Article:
We all understand the intricacies of training, whether it is basic or advanced tactical. Training to enhance muscle memory means that you are safer, more efficient, more accurate, and can execute your shots with ease and efficacy. One aspect however, that many people forget about, or simply don’t think about is the after action drills. The AAD, as it is known, is a must when practicing any kind of firing or reloading drill. Basically, what you do after you have fired at your target is just as important as the firing itself. When you participate in any type of combat you must always be aware of your surroundings.
It is common for marksmen to get what is known as tunnel vision, thereby blinding them temporarily from seeing peripherally, or noticing any dangers to the sides or behind them. In fact, anywhere and everywhere around the target poses a potential threat. This is why the AAD is so crucial to perform, not only in real life situations, but after every single drill you perform, even if it is just a simple reloading drill. It needs constant practice to become second nature, and an automatic response that you adopt in any combat scenario to improve situational awareness.
The first part of the after action drill is to do the quick check. This is a quick twist of the head to the left and to the right, almost the same way that you would look both ways to cross a street. However, the trick with performing this quick turn of the head is to actually look in that direction with focus. There is a dual purpose to this action.
Firstly, it will quickly get rid of any tunnel vision that onsets. By shifting your focus away from your target and broadening your perspective, tunnel vision is eliminated.
Secondly, it will help you to pick out any potential threats to your immediate 9 and 3, as well as your 10 and 2.
So, when you perform this sequence after firing, lower your AR-15 to the low ready position, and be sure that you are actually picking out specific objects when you look left and right. Don’t just flick your head without actually seeing anything. Remember that any other person could be hiding just out of your sight-line and you need to be able to detect them.
The best way to train for this is to place certain objects in the vicinity of where you need to look and then when you practice this part of the drill, name them as you see them. This works better if you have a friend place objects there that are unknown to you and see how many of them you can name correctly.
Another way to do this is to have a friend sit in that area and hold up a certain number of fingers, which you have to count correctly.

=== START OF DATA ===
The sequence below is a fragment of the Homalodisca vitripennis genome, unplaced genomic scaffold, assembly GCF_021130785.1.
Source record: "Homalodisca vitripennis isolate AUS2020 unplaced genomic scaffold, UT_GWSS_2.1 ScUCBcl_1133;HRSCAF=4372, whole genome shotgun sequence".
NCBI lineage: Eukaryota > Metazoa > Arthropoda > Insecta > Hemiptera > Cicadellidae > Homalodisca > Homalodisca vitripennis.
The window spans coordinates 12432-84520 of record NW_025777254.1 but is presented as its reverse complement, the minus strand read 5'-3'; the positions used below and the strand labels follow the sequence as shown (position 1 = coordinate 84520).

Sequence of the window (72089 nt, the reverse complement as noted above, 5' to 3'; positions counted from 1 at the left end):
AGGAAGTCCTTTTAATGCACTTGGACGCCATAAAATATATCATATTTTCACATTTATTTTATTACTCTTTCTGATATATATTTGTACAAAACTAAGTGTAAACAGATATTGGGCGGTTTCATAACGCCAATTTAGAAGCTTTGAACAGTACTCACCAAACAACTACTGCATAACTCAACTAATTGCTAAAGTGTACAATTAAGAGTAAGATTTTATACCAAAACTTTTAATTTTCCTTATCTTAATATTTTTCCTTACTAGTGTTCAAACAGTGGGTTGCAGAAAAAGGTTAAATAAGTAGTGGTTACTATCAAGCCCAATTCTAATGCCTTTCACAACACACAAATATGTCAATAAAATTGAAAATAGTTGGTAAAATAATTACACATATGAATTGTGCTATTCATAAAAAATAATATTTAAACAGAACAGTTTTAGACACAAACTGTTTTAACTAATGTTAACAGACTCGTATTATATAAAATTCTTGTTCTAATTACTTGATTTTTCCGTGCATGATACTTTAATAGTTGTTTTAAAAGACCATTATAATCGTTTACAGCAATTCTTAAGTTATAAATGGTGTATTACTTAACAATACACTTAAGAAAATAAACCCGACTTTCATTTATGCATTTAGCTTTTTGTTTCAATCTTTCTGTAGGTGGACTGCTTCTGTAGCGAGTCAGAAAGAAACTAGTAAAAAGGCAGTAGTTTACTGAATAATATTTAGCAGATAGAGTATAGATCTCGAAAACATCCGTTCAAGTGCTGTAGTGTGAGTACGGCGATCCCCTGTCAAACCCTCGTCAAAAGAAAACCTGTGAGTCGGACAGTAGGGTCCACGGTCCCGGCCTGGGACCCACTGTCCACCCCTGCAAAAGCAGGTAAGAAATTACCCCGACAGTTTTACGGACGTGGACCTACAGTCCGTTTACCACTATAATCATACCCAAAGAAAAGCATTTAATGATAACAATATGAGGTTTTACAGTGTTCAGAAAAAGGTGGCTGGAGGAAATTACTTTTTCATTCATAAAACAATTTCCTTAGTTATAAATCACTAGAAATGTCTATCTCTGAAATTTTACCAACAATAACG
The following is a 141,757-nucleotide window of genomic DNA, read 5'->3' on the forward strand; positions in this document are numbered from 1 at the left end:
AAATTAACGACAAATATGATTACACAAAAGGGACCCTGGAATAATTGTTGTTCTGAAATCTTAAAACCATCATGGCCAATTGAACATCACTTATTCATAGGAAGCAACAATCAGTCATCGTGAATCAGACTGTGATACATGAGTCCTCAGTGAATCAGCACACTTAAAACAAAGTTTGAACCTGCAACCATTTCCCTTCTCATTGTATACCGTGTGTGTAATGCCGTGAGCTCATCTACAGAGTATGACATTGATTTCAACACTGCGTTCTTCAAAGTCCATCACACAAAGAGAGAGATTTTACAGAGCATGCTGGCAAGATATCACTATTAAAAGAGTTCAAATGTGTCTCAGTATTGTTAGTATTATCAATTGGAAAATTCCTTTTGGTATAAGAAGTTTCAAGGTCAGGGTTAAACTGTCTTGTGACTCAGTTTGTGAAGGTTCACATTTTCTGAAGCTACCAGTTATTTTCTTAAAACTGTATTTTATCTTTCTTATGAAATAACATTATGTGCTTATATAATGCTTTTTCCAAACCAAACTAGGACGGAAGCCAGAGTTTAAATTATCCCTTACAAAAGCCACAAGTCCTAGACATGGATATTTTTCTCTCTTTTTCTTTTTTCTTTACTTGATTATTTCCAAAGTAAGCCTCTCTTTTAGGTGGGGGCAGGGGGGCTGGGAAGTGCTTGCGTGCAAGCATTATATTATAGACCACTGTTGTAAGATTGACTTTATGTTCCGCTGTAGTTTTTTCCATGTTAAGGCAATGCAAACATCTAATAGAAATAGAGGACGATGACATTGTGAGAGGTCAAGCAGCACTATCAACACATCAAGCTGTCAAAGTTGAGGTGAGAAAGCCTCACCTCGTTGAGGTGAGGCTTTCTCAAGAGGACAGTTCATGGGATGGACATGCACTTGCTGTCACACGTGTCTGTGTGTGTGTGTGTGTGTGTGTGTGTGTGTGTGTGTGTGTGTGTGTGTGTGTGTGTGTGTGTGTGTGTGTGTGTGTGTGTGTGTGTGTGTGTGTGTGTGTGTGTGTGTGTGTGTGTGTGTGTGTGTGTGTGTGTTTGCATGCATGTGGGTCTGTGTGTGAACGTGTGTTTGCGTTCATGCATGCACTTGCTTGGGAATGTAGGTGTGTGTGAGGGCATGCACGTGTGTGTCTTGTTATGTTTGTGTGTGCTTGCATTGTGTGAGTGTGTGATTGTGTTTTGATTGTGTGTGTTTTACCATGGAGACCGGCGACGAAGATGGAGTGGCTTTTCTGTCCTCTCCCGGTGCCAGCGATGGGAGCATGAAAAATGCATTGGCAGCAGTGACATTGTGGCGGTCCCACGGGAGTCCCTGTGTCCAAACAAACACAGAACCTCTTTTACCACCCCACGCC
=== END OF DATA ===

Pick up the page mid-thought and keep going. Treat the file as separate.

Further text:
After Action Drill Sequence 2: Final Check
The next part of the AAD, is to go back to your target and make sure that it is down. You must return your sights to the original target to ensure that they are in fact down and no longer a threat. It would be pointless firing and then being so concerned with your surroundings that you completely miss the fact that your target has gotten up and is coming for you or firing at you.
You should stay in this final check position for between 1 and 10 seconds.
After Action Drill Sequence 3: Scan
Now that you have checked your target is out of the fight completely, you should commence a 360 degree scan of your surroundings. With your weapon back in the low ready position, and bringing along with you, twist your torso to look to your left and right all the way around over your shoulder. Remember that your surroundings are in 3D, meaning that you also need to scan upwards and downwards, depending on where you are. If there are mountains around you, there is no use only scanning at ground level, because someone could be approaching you from higher up. Likewise, if you are on a plateau or ridge, you need to scan low as well.
Make sure that when you scan, you do not simply let your eyes brush over the area casually. Really look carefully as you scan to make sure that there are no threats that could be hiding nearby. Remember that an enemy combatant could have cover, meaning that you could be looking for the smallest indicator of their presence, such as the tip of a muzzle. You must scan with intense focus. To practice this part of the drill can be difficult without the correct equipment and facilities, but you can simulate the effect, by asking someone to hide certain objects from you in your nearby surroundings. See how many of them you can locate and how many of them you miss.
After Action Drill Sequence 4: Tac Reload and Reset
The final part of the AAD is to reset and reload. This sounds obvious, but you will be surprised at how many people forget this after concentrating so hard on the entire after action drill. Once you have completed your 360 degree scan and you are sure you are clear, you should do a tactical reload to make sure that you have a new magazine ready to fire with. As you will probably still have rounds in your old magazine, you should do a reload with magazine retention. Once you have inserted your new mag and pressed your bolt release you will reset your AR-15 to a low ready position. This sequence should be included in your AAD, so that you retain it to muscle memory, and so that you can perform this reload efficiently.
Keep performing this after action drill on its own and as part of every other drill, and eventually it will come to you instantly and automatically, plus you will learn how to actually take note of other potential threats much more easily. Most of the time the AAD is not performed after every other drill and this can be to your detriment. With your life depending on this after action drill, it is something that should become as effortless as breathing.
Watch Travis Haley explain the tactical reload in depth.